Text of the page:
Fourth Sunday in Lent

Welcome to Lent!!

(If you’re coming into this brand new, you might want to check out my first post in this series, so you don’t mistake this for any sort of ‘proper’ Lenten observance.)

Can you believe we are nearing the end of Lent 2017!?

 

This has been a tougher Lent for me in some ways than last year. I feel pulled in many directions right now, so my best ‘focus’ intentions haven’t resulted in as much focus action as I’d like.

Having the intention, however, helps me to refocus periodically throughout the day, the week. It reminds me that this is an observance, a practice, not an achievement.

And I suppose it ought to be reminding me that Lent, Easter, ETERNITY, aren’t about MY achievement or effort anyway!

How about you?

Have you found any interesting lessons in this latest week of Lent?

 

I am intrigued by the verses for today. They don’t have quite the obvious application to Lent as some of the other weeks.

And some of them kind of surprised me!

In the passage from Samuel I never noticed how God pretty much tells Samuel, “No worries, give this as your excuse…” !! Now, Samuel, of course, makes the excuse truthful, by making the sacrifice, but that isn’t the plan when God gives the order!

Sometimes God doesn’t seem nearly as uptight about rules as we are.

Another thing that caught my eye in this passage is how it begins with God’s saying ‘Don’t grieve over Saul anymore, I’ve got completely different plans.’

I find it interesting that that was a problem for Samuel.

It’s a problem for me.

Frequently.

But Samuel is this famous, hot-shot Prophet! Surely he wouldn’t get lost in clinging to plans without considering that God has better ones, right?

Yet he does.

Gives me some degree of comfort. Maybe God’s okay with me needing that little nudge here and there.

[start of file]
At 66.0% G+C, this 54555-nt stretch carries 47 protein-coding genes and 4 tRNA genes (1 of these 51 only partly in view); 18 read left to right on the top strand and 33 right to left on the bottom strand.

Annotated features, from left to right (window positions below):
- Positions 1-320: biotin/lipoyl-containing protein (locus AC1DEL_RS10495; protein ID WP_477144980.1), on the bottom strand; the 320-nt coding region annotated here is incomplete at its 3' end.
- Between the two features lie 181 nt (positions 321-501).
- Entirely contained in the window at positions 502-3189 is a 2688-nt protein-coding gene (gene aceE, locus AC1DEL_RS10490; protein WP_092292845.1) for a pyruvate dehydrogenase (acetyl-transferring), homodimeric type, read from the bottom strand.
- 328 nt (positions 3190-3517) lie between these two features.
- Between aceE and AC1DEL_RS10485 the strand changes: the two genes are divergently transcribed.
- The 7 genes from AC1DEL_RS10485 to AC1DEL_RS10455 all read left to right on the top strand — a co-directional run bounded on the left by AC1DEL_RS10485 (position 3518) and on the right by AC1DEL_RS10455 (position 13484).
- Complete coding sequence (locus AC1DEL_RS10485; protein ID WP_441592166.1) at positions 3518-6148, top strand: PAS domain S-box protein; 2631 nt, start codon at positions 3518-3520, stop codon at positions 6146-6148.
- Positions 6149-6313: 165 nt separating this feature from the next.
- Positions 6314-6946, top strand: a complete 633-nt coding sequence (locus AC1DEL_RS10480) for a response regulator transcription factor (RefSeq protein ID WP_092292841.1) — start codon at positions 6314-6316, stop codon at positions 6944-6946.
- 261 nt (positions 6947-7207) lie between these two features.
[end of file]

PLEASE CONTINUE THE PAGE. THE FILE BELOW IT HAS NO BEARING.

If you are using the Lectionary material as part of your celebration of Lent, here are all today’s verses in one place.

 

Or, if you prefer the a la carte option:

1 Samuel 16:1-13

Psalm 23    ← This is the most famous version, and it’s very popular, so I want to make sure to include it. But since some folks find the older translations too complicated here is a more modern version too. 

Ephesians 5:8-14

John 9:1-41

And of course we have ART  and  PRAYERS as well!

We are back to a set of thematic prayers that should feel pretty familiar by now. But the intercessory prayer is definitely new, and I love this one! 

My brothers and sisters:
reconciled to God by the mercy of Christ,
we pray with confidence for the needs of the church and the world.

(Prayers of the People, concluding with:)

Through Christ you make us a new creation, O God,
for with him we pass from sin to the new life of grace.
Accept our prayers in the warm embrace of your compassion,
and welcome all people to the festive banquet of your table,
where we may rejoice in your love
and celebrate the inheritance you have given to us.
We ask this through Jesus Christ our Lord. Amen¹.

I think that is the most personal one so far.

 

The next Lent Post will be Sunday, 2 April. 

 

 

Be well.

 

¹ Reprinted from Revised Common Lectionary Prayers, copyright © 2002 Consultation on Common Texts

 

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